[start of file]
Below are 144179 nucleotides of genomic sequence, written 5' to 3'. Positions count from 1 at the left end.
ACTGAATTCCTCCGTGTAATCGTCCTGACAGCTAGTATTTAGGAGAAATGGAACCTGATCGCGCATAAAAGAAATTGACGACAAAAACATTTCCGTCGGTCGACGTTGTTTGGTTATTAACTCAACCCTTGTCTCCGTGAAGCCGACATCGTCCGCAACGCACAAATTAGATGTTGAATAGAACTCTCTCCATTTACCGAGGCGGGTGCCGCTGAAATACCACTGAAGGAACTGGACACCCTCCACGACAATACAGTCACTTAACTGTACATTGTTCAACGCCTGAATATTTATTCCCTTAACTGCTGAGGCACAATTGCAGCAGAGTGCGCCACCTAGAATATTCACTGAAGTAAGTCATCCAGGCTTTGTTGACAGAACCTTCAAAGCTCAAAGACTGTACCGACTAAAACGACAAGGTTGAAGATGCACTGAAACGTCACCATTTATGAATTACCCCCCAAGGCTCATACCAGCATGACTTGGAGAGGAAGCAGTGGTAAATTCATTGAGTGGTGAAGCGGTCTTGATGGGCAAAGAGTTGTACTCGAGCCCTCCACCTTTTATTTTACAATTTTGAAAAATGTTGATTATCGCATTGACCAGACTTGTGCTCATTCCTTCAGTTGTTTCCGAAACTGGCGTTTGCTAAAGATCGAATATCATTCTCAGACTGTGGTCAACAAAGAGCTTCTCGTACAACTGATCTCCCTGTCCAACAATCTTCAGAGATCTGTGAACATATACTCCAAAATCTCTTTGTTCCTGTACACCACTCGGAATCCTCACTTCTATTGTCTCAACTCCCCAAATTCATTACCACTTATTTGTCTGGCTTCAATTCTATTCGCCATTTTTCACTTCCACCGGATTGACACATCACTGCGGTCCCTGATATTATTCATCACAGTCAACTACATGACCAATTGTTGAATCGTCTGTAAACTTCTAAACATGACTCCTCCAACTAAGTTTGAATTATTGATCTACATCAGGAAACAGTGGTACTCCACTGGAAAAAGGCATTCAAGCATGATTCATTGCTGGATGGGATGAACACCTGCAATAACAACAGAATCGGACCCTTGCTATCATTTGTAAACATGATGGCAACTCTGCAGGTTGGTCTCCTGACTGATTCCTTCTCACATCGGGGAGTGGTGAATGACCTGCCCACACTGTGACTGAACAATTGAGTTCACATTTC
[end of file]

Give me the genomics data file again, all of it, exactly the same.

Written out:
Below are 144179 nucleotides of genomic sequence, written 5' to 3'. Positions count from 1 at the left end.
ACTGAATTCCTCCGTGTAATCGTCCTGACAGCTAGTATTTAGGAGAAATGGAACCTGATCGCGCATAAAAGAAATTGACGACAAAAACATTTCCGTCGGTCGACGTTGTTTGGTTATTAACTCAACCCTTGTCTCCGTGAAGCCGACATCGTCCGCAACGCACAAATTAGATGTTGAATAGAACTCTCTCCATTTACCGAGGCGGGTGCCGCTGAAATACCACTGAAGGAACTGGACACCCTCCACGACAATACAGTCACTTAACTGTACATTGTTCAACGCCTGAATATTTATTCCCTTAACTGCTGAGGCACAATTGCAGCAGAGTGCGCCACCTAGAATATTCACTGAAGTAAGTCATCCAGGCTTTGTTGACAGAACCTTCAAAGCTCAAAGACTGTACCGACTAAAACGACAAGGTTGAAGATGCACTGAAACGTCACCATTTATGAATTACCCCCCAAGGCTCATACCAGCATGACTTGGAGAGGAAGCAGTGGTAAATTCATTGAGTGGTGAAGCGGTCTTGATGGGCAAAGAGTTGTACTCGAGCCCTCCACCTTTTATTTTACAATTTTGAAAAATGTTGATTATCGCATTGACCAGACTTGTGCTCATTCCTTCAGTTGTTTCCGAAACTGGCGTTTGCTAAAGATCGAATATCATTCTCAGACTGTGGTCAACAAAGAGCTTCTCGTACAACTGATCTCCCTGTCCAACAATCTTCAGAGATCTGTGAACATATACTCCAAAATCTCTTTGTTCCTGTACACCACTCGGAATCCTCACTTCTATTGTCTCAACTCCCCAAATTCATTACCACTTATTTGTCTGGCTTCAATTCTATTCGCCATTTTTCACTTCCACCGGATTGACACATCACTGCGGTCCCTGATATTATTCATCACAGTCAACTACATGACCAATTGTTGAATCGTCTGTAAACTTCTAAACATGACTCCTCCAACTAAGTTTGAATTATTGATCTACATCAGGAAACAGTGGTACTCCACTGGAAAAAGGCATTCAAGCATGATTCATTGCTGGATGGGATGAACACCTGCAATAACAACAGAATCGGACCCTTGCTATCATTTGTAAACATGATGGCAACTCTGCAGGTTGGTCTCCTGACTGATTCCTTCTCACATCGGGGAGTGGTGAATGACCTGCCCACACTGTGACTGAACAATTGAGTTCACATTTC